World Aquaculture Society Meetings

SENSITIVITY OF MOLECULAR DETECTION OF VIBRIOSIS ON PENAEID SHRIMP COMPARED TO CONVENTIONAL DETECTION METHOD

Ince Ayu K.Kadriah*, Koko Kurniawan, Endang Susianingsih, M. Atmomarsono  
Research Institute for Coastal Aquaculture
Jl. Makmur Dg. Sitakka No. 129. Maros 90511, Sul-Sel
E-mail: inceayu@gmail.com

Pathogenic luminescent Vibrios have been causing significant  economical loss in aquaculture industry.  Vibriosis usually attack the hatchery eggs, shrimp larvae and environment.  Vibrio bacteria  that has reached quorum could change its nature from saprophyte to pathogen.  The process of identification and detection using conventional method (agar spread and biochemical) are difficult to distinguish between pathogenic and non pathogenic bacteria.  Early detection of bacteria cause Vibriosis is conducted  through molecular method under PCR technique using  specific primer, haemolysin (IAVh).  Molecular detection using spesific primer  can shorten detection time  (1-2 days) before bacteria  population reached its quorum.  This research aimed to compared detection method of Vibriosis on Penaeid shrimp.

Development of this PCR (Polymerase Chain Reaction)  based  method  is applied for Vibriosis detection in natural and artificial infection of the penaeid shrimp. Penaeid shrimp samples were collected from the shrimp brackishwater ponds in South Sulawesi, Situbondo (Districts of Paras Duwet, Panarukan, and Sletreng), and  Lampung (Districts of Bakauheni and Kalianda). The artificial infection tests were conducted by injecting 100 µL  of 102, 104 dan 106 CFU/mL of cultured pathogenic bacteria, V. harveyi to reared shrimp. Collected shrimp organ samples were included gills, carapacs, pleopods, pereipods, and caudal.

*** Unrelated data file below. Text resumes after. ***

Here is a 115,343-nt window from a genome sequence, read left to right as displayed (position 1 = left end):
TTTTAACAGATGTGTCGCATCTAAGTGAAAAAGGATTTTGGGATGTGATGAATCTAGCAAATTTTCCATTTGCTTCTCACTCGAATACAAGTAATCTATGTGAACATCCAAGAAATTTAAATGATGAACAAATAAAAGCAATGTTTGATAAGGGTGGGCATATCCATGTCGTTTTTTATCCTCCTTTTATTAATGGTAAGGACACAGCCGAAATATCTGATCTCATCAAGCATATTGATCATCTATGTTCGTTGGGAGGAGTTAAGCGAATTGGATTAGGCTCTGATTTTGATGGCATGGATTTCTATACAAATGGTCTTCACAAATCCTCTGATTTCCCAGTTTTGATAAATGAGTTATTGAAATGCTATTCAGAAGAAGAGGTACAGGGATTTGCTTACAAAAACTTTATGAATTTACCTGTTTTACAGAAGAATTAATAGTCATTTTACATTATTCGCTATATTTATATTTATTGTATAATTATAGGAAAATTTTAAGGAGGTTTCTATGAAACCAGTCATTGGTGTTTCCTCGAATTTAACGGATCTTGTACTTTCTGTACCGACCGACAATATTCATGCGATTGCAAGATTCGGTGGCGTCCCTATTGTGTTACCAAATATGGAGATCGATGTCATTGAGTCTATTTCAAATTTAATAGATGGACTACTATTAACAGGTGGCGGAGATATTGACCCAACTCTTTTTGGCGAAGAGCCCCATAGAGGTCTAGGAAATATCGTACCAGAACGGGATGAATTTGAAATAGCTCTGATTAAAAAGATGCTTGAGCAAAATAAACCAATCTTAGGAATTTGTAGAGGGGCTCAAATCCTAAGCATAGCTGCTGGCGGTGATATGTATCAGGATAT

The results showed  that  haemolysin IAVh primer could detect  Vibriosis directly from the shimp organs on density 102 - 103cfu/mL.  While conventional method cannot detect pathogenic Vibrio using agar plate method. Primer IAVh more sensitive than conventional method that can only detect the density of bacteria in the >104 cfu/mL in laboratory and field scales.




Copyright © 2001-2019 World Aquaculture Society All Rights Reserved.